You've heard it before: that banging noise in your pipes after abruptly turning off the water. It's called "water hammer" and although not dangerous, it can be annoying.

  • Water hammer is caused by pipes that have come loose from their supports, due to the shaking that occurs when water suddenly stops in the pipe.
  • Look around your basement and check for pipes with loose mounting brackets. Tightening the brackets or replacing them should solve the problem of noisy pipes.

Some jobs are best left to the pros

Make no mistake: an informed homeowner is a smarter consumer in every way, especially when it comes to plumbing. However, certain tasks are always best left in the hands of a qualified, professional plumber who can guarantee his or her work and knows what to do.

Some plumbing tasks best left to the pros include:

Main line blockages

All of your household wastewater should exit the house through the main line.

  • If it doesn't, don't mess around. You risk causing further damage and leaving your plumbing non-functional.

Flooding in the basement (or anywhere)

Any plumbing emergencies where the potential for electricity and water to mix must be avoided. The two are a lethal duo.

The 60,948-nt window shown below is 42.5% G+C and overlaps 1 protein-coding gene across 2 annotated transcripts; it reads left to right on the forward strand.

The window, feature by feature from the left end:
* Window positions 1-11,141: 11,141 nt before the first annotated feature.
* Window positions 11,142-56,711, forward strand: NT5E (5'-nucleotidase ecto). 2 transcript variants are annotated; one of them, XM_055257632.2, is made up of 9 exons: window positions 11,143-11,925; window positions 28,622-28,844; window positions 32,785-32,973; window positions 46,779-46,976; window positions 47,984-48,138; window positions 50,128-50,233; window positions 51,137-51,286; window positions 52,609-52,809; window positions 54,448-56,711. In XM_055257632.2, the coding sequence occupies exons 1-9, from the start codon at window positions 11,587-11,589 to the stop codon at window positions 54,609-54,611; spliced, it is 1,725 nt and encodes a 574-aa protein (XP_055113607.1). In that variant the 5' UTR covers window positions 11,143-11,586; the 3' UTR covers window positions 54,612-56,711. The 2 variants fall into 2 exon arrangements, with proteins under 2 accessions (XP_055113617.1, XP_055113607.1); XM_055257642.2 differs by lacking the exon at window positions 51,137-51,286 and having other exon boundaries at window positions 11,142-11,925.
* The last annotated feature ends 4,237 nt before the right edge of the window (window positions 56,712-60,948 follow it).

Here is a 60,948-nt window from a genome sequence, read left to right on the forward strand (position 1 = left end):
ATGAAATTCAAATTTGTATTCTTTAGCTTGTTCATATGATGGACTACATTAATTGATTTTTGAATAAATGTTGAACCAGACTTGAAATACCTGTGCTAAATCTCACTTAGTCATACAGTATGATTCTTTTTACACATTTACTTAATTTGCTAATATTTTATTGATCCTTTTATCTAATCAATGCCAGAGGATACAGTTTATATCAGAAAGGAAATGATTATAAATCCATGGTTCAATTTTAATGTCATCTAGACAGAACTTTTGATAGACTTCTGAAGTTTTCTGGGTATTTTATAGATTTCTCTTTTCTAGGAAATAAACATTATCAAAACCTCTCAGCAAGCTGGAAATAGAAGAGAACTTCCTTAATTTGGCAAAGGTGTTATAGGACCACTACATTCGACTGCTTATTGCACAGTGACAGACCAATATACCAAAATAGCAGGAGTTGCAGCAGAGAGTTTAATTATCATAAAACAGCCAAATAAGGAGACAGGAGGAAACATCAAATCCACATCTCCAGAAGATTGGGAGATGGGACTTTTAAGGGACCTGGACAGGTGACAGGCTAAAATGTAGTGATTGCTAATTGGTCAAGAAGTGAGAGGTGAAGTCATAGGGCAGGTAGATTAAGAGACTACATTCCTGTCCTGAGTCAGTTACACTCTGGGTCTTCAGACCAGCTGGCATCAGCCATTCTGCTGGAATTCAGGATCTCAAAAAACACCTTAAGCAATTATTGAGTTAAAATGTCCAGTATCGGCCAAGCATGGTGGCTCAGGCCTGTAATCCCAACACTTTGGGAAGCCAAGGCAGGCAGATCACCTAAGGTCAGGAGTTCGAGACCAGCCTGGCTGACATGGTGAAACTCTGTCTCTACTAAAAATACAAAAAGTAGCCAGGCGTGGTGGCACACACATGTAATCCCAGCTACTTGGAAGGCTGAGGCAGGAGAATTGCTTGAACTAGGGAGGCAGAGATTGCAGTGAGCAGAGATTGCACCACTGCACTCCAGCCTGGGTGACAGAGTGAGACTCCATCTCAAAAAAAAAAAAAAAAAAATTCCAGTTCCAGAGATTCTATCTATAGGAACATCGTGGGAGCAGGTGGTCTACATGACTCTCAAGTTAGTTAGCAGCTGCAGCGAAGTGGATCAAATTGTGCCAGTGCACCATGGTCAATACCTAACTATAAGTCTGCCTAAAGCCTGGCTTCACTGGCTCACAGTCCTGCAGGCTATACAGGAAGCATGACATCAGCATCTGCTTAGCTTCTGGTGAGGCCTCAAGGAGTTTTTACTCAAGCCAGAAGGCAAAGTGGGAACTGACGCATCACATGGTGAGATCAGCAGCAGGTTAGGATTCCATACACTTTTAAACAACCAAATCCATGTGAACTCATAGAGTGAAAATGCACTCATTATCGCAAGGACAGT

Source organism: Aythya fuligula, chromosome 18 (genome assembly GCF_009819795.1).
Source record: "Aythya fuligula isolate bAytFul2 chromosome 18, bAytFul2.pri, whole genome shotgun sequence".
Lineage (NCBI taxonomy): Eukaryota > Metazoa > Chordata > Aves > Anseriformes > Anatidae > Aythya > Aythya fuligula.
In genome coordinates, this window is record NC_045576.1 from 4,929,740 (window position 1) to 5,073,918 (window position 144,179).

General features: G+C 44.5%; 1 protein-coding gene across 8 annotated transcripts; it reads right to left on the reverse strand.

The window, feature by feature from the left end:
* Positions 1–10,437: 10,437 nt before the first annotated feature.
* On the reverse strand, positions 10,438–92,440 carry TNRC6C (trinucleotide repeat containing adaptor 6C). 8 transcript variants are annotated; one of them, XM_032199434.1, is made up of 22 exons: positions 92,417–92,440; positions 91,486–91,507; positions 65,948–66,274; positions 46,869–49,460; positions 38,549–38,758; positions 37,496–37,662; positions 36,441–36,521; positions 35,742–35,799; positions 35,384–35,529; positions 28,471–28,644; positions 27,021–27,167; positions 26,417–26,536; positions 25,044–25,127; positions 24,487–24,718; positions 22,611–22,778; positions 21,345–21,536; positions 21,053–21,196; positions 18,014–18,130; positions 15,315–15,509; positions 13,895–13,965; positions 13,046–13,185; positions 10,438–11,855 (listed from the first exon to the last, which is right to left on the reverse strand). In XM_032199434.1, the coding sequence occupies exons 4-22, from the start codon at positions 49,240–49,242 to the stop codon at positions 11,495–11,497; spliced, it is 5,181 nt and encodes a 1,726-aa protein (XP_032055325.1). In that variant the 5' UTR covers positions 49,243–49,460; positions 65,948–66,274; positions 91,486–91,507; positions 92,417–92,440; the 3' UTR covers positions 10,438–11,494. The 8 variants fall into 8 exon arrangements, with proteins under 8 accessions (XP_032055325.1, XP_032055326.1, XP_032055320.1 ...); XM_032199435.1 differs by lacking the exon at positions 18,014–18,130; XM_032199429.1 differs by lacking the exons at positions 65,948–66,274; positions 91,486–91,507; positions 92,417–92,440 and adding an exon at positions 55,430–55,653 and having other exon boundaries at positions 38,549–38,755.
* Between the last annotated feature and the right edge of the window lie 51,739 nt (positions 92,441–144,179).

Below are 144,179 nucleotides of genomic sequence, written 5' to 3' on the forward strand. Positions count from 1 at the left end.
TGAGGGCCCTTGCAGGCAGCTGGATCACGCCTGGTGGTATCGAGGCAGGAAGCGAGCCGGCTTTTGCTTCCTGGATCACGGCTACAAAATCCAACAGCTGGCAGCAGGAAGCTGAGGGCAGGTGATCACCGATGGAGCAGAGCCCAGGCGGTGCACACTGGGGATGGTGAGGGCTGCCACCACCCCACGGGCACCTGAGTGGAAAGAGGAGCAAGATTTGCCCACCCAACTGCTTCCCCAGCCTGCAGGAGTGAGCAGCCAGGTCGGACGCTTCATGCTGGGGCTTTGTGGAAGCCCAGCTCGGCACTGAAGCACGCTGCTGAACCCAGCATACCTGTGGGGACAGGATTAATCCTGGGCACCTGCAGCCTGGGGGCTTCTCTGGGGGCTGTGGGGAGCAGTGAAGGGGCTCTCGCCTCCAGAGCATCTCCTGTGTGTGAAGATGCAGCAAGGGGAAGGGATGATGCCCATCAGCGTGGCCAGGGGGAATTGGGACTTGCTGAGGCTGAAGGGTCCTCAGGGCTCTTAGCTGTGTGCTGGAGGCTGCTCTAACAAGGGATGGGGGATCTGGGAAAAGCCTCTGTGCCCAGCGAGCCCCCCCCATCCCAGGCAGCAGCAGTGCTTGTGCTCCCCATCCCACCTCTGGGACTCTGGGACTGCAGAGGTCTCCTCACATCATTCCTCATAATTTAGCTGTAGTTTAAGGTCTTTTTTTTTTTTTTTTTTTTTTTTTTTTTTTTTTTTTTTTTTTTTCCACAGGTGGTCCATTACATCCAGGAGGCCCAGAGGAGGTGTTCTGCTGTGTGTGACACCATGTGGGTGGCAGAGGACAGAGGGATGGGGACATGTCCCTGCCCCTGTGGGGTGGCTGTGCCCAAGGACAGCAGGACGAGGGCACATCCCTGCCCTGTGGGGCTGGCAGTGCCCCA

Some appliances, like dishwashers and certain hot tubs, must be wired directly into your home's electrical system when you install them.

  • Tempting as it might be to do it yourself, get a pro who knows the laws regarding the electrical code. In some provinces, like Quebec, it's illegal to do this kind of work without a licence.

Major remodels or renovations

If you're planning any kind of major remodel to, say, your kitchen; or hoping to install a gas line through your backyard to the new patio for a new grill, a plumber can help you in many ways by:

  • Estimating costs
  • Giving advice about permits
  • Suggesting design options

Advantages of using a pro

What's more, if you intend to invest a substantial amount of money in a project, chances are you'd only have time for it after work and on weekends. By then summer might be over. Why drag it out?

  • A professional would provide a schedule and complete the work in a fraction of the time. Plus he or she would provide a written guarantee for the work done.

When you need a plumber

If you're new to the area or never needed the services of a professional, the best advice to find the right plumber for the job is to:

  • Search various online sites and read independent reviews about the contractors.
  • Do your research and have a rough idea of the work that needs to be done.
  • Ask for at least three separate quotes to estimate the job's potential cost.
  • Enquire about contractors' service warranties. A reputable plumber will stand behind his or her work.